Beginning your career is a big step, and it helps to have guiding figures show you the ropes. Though you’ve learned much in school about working as a therapist, so much lies ahead of you. Mentors are a valuable resource that can support you in your journey and provide real-life insight on what it’s like to work as a traveling therapist.
Mentors are people who have extensive experience that relates to your current career position as well as a work ethic or accomplishments that you admire. They can be within your field, for example, therapists with years of experience that work in your clinic or outpatient center. They can also be therapy professionals with experience in an area of specialization that you are interested in.
However, mentors don’t always have to be fellow therapists. They can also come from outside of the field, as April Fajardo, author of The Vagabonding DPT blog and experienced travel therapist, noted.
Professors, nurses, clinicians, administrative managers and health professionals in other areas can also be valuable mentors. You also don’t have to have one mentor, either – you may have several who have expertise and insight in different areas. “Mentorship does not have to be limited to our profession,” Fajardo wrote. “There is something to learn from everyone. Quite frankly, our patients become our first mentors. If you learn to listen intently, they will lead you to the answer.”
Working your first therapy job after graduation can be overwhelming, especially if you’re pursuing your first travel assignment. As you walk up the door of the clinic or patient’s home, you may worry about learning the ins and outs of the job and how long it will take until you feel like a seasoned pro. Mentors understand these nerve-wracking but exciting first days, and can help you get to know the practices and shared habits of your unique working environment. Empathizing with being in your place, they’re eager to share tips about juggling multiple patient visits in one day, socializing with fellow staff and understanding the needs of the community in which you work. Having someone kind enough to help you orient yourself is a lifesaver during your first assignment!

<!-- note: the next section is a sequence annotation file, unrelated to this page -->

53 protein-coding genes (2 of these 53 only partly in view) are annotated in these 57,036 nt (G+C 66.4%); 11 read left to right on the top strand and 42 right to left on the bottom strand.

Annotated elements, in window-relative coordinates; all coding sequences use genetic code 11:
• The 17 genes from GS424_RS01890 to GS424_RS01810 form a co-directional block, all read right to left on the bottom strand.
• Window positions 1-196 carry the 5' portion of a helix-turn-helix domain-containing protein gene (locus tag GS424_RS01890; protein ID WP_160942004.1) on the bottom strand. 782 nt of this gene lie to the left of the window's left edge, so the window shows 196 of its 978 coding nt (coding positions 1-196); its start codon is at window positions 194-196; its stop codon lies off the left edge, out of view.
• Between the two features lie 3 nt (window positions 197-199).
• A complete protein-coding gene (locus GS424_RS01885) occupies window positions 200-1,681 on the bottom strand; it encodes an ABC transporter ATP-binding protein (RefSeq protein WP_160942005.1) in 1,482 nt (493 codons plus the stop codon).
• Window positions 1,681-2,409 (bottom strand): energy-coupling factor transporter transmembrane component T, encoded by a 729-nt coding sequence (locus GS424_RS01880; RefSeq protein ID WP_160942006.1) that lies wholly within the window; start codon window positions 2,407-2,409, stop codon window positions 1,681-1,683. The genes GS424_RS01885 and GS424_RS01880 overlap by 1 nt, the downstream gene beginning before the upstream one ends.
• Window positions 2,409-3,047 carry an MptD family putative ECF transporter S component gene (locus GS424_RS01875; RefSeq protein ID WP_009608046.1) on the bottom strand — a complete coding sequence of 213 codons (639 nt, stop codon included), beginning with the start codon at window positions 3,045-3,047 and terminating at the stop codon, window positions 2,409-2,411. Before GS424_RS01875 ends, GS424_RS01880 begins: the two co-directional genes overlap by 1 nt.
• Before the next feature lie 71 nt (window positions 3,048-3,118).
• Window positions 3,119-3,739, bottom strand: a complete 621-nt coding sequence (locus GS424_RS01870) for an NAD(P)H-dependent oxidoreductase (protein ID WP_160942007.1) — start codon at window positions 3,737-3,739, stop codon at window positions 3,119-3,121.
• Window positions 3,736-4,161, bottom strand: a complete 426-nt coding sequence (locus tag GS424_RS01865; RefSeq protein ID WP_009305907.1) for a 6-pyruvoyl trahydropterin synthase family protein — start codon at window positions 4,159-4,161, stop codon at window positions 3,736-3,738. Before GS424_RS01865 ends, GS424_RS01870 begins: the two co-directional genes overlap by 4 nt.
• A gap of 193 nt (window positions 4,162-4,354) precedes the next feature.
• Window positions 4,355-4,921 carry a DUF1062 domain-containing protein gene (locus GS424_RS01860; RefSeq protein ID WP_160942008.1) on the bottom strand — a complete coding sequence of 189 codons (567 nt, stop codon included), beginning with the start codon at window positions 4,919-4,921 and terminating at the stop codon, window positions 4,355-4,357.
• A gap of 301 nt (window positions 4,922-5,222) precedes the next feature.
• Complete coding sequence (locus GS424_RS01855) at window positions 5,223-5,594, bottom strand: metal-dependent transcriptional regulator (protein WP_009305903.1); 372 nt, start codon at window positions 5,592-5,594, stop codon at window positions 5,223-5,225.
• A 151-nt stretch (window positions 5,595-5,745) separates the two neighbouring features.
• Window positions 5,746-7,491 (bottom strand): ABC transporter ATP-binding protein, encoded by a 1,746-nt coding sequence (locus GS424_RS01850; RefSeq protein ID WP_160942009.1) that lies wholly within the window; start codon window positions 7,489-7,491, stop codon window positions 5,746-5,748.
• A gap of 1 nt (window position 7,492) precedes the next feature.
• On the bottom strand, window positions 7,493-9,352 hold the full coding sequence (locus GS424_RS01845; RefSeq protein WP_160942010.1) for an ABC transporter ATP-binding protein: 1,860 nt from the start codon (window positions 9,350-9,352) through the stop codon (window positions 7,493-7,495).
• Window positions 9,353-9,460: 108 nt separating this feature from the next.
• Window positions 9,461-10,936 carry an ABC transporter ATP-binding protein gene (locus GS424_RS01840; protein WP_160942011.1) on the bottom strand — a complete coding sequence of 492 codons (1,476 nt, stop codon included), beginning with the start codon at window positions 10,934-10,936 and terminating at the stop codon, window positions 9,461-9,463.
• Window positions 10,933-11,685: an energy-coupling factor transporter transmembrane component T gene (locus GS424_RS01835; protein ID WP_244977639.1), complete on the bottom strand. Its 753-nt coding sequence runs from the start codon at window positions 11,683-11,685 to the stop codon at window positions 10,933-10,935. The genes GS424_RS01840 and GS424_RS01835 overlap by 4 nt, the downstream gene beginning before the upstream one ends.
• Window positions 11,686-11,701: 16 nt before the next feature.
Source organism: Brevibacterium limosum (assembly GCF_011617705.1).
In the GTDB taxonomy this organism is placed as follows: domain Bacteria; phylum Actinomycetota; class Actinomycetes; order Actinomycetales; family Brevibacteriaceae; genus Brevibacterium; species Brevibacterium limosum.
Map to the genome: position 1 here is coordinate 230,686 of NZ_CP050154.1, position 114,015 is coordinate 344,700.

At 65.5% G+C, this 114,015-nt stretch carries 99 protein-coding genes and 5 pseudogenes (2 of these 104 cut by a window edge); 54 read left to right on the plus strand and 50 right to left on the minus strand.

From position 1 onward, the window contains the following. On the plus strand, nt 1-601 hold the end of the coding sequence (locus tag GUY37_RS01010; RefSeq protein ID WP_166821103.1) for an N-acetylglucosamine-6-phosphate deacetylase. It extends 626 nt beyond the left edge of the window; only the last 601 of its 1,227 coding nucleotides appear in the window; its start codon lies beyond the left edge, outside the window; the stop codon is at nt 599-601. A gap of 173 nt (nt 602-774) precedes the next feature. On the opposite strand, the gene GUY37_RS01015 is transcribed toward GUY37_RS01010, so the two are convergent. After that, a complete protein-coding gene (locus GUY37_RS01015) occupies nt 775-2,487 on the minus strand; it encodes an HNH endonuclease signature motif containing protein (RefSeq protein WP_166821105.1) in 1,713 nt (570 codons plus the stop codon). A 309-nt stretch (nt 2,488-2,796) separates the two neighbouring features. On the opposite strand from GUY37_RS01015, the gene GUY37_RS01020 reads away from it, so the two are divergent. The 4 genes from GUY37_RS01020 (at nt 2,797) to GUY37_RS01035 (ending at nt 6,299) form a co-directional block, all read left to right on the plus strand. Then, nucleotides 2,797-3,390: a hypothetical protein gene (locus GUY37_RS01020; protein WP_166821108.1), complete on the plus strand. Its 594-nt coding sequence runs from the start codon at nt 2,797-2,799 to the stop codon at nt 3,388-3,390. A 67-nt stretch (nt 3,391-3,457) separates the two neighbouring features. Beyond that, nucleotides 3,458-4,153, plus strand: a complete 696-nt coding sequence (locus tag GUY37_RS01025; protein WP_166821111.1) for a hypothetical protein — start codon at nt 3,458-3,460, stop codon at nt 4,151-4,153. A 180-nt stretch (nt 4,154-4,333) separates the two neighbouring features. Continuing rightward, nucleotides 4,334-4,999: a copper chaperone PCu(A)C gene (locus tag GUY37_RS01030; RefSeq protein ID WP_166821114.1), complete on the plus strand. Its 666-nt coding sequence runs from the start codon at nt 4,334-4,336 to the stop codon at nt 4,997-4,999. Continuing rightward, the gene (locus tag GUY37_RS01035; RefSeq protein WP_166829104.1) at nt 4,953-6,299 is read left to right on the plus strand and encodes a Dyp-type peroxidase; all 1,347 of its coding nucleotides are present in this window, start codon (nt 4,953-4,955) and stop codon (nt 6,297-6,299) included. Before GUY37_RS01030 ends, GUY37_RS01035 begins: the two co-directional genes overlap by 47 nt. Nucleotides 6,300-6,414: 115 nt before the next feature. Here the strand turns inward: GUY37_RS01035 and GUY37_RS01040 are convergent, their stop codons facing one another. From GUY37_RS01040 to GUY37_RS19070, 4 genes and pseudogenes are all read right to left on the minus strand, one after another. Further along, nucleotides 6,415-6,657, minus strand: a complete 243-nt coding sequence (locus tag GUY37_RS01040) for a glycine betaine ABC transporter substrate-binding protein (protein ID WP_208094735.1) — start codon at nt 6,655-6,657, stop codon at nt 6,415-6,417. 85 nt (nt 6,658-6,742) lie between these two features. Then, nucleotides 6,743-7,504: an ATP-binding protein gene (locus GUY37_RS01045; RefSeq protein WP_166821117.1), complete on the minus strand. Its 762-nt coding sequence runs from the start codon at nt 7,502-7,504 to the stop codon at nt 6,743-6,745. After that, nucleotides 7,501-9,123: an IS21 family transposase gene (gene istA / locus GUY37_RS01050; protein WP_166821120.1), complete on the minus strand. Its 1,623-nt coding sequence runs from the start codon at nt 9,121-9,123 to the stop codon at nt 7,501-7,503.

If your mentor has built a career that you admire, learning how they got to where the are today is can help inform your own career choices and ambitions. There is no one-size-fits-all path to success, but your mentor can offer advice about learning on the job, networking, specializing in a certain area and considering whether to develop certain skills or receive certification to help you reach your goals.
Great mentors understand that the travel therapy life transcends day-to-day job duties. It is a unique path that can offer adventure, freedom and self-discovery. Mentors can make recommendations for things to do and see in your new town and help you think more deeply about the rich rewards and challenges of working as a travel therapist. They understand the emotional satisfaction and stress that can come with working as a therapist, and are there to help you work through your feelings.
If you work as a travel therapist, you’re likely passionate about your job and how it affords you to help others in a very direct and tangible way. Serving as inspiration and encouragement, mentors can help you cultivate an even deeper passion, respect and enthusiasm for your role and the responsibilities it brings. A study about mentorship published in Physiotherapy Canada found that “building passion” was the foundation or mentor-mentee relationships, with mentees learning ethics and values firsthand from a role model dedicated to their work.
“Your mentor looks out for you and is invested in your success.”
Your mentor looks out for you and is invested in your success. They may point new opportunities your way, such as scholarships, research positions or classes and workshops in certain areas of care that you are most interested in. Having a strong relationship your mentor also means that they may be willing to write you a letter of recommendation for applications to jobs and academic programs.
Never take mentors for granted – they’re choosing to spend their valuable time helping you grow as a therapist and as a person. Be sure to thank your mentor often for their support.
And perhaps the best way to honor mentors is to eventually become one yourself. After getting accustomed to your role a new grad may join your clinic and look for advice. Be open to helping her out – she’ll appreciate your advice, and you’ll appreciate being able to help someone reach their dreams.